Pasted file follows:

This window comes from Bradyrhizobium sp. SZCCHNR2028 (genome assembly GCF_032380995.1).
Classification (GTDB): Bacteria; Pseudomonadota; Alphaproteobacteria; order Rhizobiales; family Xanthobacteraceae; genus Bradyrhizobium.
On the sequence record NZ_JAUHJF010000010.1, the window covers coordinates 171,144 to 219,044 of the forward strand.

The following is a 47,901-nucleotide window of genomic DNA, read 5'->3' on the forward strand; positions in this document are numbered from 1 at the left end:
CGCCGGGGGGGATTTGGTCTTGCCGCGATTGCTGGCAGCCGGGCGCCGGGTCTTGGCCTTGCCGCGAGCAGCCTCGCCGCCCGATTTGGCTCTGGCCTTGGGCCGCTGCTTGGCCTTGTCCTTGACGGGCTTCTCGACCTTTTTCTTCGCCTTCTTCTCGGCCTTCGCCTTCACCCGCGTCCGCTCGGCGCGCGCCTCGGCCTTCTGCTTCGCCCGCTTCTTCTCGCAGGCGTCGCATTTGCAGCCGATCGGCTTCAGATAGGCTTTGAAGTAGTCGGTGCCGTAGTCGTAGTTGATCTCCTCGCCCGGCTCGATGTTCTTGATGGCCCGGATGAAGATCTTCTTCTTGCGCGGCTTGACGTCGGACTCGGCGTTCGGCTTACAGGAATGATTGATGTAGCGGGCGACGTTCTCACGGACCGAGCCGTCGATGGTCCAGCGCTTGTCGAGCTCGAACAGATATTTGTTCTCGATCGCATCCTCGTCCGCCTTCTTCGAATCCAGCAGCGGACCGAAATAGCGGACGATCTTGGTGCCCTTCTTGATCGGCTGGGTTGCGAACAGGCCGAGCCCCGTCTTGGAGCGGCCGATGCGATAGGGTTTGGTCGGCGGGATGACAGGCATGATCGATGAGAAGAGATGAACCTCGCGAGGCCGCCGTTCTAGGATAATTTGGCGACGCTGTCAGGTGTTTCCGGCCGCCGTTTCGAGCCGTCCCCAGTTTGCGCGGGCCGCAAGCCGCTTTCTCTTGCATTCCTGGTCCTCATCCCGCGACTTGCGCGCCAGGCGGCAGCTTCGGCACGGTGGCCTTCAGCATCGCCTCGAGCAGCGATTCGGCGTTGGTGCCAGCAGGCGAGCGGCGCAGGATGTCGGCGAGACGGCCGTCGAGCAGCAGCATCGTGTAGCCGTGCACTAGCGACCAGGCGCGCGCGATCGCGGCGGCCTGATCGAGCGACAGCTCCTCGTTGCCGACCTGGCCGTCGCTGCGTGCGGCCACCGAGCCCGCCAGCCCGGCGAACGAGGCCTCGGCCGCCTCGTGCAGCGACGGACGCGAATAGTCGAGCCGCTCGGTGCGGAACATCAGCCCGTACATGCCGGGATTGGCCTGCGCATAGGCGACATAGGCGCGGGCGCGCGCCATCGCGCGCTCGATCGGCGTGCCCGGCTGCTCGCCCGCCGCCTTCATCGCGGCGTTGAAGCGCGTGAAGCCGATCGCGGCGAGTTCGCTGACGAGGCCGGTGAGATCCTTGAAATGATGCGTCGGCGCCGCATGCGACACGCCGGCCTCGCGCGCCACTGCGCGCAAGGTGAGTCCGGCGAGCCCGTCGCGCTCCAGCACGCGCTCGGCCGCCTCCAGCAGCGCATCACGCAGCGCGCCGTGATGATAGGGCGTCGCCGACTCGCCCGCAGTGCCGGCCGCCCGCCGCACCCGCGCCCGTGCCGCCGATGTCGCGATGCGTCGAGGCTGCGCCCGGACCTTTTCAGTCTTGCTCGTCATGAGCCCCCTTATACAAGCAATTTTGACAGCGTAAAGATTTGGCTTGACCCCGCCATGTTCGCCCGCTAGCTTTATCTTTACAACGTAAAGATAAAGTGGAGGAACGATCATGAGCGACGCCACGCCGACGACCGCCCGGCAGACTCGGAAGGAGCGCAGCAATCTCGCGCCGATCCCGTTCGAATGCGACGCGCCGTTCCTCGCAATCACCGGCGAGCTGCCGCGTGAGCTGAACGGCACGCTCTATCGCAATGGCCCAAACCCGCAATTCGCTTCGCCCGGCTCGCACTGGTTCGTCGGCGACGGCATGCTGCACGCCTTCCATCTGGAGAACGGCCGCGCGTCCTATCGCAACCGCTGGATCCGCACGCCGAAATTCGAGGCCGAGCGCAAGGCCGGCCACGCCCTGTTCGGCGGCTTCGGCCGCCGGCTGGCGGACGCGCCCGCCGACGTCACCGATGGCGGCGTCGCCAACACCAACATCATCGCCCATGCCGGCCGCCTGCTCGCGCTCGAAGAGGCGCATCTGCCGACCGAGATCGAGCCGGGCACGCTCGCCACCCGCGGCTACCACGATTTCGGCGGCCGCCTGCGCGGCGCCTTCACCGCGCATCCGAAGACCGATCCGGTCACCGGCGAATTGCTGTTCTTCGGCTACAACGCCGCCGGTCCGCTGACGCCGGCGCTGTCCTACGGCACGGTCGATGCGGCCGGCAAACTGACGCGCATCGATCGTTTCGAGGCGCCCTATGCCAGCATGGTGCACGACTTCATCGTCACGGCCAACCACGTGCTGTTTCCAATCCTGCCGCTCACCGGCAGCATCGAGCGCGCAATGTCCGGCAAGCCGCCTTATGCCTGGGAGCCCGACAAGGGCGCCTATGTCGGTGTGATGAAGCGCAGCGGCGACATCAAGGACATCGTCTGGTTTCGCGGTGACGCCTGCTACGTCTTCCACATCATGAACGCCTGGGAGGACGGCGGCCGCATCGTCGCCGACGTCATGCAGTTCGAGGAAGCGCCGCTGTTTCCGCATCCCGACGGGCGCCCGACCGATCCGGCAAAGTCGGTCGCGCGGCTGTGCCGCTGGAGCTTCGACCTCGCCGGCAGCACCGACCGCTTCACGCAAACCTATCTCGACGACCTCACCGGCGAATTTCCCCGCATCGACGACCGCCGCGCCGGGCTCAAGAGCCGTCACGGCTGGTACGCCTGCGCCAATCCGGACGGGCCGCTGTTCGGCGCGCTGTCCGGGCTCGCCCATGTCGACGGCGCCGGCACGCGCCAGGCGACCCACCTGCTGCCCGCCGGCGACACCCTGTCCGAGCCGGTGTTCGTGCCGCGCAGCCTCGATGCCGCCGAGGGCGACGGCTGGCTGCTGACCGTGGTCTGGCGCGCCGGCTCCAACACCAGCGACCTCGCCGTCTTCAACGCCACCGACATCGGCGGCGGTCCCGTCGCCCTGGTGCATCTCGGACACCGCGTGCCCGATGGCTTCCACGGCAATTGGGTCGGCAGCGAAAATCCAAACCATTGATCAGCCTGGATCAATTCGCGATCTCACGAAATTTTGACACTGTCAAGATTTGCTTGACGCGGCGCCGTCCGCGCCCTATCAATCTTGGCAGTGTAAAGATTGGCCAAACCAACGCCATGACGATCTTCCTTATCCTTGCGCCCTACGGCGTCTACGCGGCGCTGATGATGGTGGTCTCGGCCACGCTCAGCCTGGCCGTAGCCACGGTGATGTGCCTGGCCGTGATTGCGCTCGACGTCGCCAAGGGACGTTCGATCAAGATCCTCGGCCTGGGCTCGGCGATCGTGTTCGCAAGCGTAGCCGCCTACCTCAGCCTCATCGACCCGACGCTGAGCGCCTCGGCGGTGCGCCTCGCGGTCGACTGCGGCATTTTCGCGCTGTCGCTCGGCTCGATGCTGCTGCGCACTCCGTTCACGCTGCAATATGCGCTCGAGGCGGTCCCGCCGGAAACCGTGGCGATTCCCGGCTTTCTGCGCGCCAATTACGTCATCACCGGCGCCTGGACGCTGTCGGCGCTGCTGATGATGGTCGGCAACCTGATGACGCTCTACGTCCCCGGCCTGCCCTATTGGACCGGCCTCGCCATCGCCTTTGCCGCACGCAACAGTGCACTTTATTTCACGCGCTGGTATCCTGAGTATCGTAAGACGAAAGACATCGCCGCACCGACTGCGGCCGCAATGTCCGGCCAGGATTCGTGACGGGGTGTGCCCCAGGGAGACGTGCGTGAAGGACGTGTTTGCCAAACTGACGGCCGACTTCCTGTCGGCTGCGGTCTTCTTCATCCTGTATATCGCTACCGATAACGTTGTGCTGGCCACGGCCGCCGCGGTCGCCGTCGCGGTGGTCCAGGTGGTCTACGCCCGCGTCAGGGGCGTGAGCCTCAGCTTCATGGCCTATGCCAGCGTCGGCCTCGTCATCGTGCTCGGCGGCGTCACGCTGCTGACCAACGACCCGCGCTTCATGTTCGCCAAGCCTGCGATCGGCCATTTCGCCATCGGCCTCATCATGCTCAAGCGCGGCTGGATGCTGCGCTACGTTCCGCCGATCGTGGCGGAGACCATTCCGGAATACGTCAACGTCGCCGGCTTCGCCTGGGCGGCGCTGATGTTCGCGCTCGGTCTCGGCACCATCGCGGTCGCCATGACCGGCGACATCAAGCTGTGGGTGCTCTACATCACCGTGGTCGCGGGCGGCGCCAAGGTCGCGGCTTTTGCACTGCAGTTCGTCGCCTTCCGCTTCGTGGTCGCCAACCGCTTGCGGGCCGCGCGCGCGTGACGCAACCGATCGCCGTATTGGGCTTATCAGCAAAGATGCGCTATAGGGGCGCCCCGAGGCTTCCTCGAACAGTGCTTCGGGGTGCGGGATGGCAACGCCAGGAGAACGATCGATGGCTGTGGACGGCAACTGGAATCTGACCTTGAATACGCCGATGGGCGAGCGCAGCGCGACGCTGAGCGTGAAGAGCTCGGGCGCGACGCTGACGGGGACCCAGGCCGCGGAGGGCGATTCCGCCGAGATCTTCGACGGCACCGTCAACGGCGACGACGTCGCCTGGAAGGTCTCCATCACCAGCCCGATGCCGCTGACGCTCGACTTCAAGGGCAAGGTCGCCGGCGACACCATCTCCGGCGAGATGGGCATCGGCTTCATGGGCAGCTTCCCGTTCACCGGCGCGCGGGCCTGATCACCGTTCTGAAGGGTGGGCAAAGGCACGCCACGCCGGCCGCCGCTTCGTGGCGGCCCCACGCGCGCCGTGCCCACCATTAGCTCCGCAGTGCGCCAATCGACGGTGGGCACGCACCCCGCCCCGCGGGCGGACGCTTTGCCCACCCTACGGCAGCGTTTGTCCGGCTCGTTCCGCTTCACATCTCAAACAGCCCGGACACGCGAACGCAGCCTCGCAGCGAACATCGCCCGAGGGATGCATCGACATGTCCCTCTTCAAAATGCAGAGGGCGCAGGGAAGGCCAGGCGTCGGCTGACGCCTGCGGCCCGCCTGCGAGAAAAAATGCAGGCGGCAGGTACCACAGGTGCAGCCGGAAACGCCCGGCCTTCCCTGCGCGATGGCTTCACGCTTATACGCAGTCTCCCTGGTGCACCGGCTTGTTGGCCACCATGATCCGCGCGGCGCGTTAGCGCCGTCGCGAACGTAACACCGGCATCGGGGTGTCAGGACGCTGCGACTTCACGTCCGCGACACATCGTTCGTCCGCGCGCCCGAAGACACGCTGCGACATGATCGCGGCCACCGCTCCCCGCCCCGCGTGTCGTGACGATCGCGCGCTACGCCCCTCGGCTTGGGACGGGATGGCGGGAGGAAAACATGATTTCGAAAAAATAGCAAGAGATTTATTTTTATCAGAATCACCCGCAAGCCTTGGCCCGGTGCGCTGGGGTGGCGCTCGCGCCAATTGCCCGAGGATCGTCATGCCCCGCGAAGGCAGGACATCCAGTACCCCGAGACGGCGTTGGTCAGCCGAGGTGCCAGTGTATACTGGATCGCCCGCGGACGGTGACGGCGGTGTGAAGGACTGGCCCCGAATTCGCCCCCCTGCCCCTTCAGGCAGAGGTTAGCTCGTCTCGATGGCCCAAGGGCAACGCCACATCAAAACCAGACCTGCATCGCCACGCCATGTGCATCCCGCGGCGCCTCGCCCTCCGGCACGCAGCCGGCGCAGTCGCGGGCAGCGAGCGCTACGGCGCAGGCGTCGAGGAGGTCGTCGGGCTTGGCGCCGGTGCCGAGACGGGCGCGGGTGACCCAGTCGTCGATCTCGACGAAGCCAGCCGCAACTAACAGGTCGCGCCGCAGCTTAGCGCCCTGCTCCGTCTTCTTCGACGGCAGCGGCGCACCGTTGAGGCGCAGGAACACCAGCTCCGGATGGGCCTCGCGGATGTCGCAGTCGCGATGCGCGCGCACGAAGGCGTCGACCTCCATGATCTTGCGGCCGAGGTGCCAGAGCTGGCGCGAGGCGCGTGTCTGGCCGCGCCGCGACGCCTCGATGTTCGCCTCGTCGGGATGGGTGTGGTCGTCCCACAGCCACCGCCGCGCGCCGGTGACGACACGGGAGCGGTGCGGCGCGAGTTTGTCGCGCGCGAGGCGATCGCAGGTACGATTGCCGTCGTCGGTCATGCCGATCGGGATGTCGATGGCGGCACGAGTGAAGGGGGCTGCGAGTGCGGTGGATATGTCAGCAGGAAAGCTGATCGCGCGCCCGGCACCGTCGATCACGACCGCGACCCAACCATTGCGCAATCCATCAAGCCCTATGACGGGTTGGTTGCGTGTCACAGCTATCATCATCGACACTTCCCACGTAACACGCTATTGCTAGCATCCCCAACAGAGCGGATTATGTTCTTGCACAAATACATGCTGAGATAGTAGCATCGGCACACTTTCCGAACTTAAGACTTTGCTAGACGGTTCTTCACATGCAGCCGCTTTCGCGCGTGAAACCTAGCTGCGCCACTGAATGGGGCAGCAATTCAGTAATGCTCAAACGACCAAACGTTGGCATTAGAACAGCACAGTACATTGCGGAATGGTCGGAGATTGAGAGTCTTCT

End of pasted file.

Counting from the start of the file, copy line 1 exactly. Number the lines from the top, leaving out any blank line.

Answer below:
This window comes from Bradyrhizobium sp. SZCCHNR2028 (genome assembly GCF_032380995.1).